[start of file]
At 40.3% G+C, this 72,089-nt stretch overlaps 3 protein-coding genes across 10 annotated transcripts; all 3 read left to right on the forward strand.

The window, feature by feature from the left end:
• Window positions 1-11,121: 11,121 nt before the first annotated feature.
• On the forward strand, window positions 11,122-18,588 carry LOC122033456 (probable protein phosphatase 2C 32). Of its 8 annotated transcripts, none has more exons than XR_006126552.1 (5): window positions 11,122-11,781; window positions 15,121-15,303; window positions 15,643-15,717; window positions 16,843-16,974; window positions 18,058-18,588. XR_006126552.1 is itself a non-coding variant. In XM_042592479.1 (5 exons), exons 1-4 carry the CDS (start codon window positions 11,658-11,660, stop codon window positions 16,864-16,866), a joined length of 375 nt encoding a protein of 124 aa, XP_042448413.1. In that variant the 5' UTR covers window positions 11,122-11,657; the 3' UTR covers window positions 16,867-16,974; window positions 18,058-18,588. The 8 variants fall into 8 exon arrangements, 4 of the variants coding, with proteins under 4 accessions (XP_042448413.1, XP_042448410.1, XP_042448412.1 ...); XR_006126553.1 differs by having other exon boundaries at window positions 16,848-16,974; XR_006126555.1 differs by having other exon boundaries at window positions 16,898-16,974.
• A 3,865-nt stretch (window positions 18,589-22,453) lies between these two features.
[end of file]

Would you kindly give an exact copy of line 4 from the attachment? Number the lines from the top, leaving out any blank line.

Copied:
• On the forward strand, window positions 11,122-18,588 carry LOC122033456 (probable protein phosphatase 2C 32). Of its 8 annotated transcripts, none has more exons than XR_006126552.1 (5): window positions 11,122-11,781; window positions 15,121-15,303; window positions 15,643-15,717; window positions 16,843-16,974; window positions 18,058-18,588. XR_006126552.1 is itself a non-coding variant. In XM_042592479.1 (5 exons), exons 1-4 carry the CDS (start codon window positions 11,658-11,660, stop codon window positions 16,864-16,866), a joined length of 375 nt encoding a protein of 124 aa, XP_042448413.1. In that variant the 5' UTR covers window positions 11,122-11,657; the 3' UTR covers window positions 16,867-16,974; window positions 18,058-18,588. The 8 variants fall into 8 exon arrangements, 4 of the variants coding, with proteins under 4 accessions (XP_042448413.1, XP_042448410.1, XP_042448412.1 ...); XR_006126553.1 differs by having other exon boundaries at window positions 16,848-16,974; XR_006126555.1 differs by having other exon boundaries at window positions 16,898-16,974.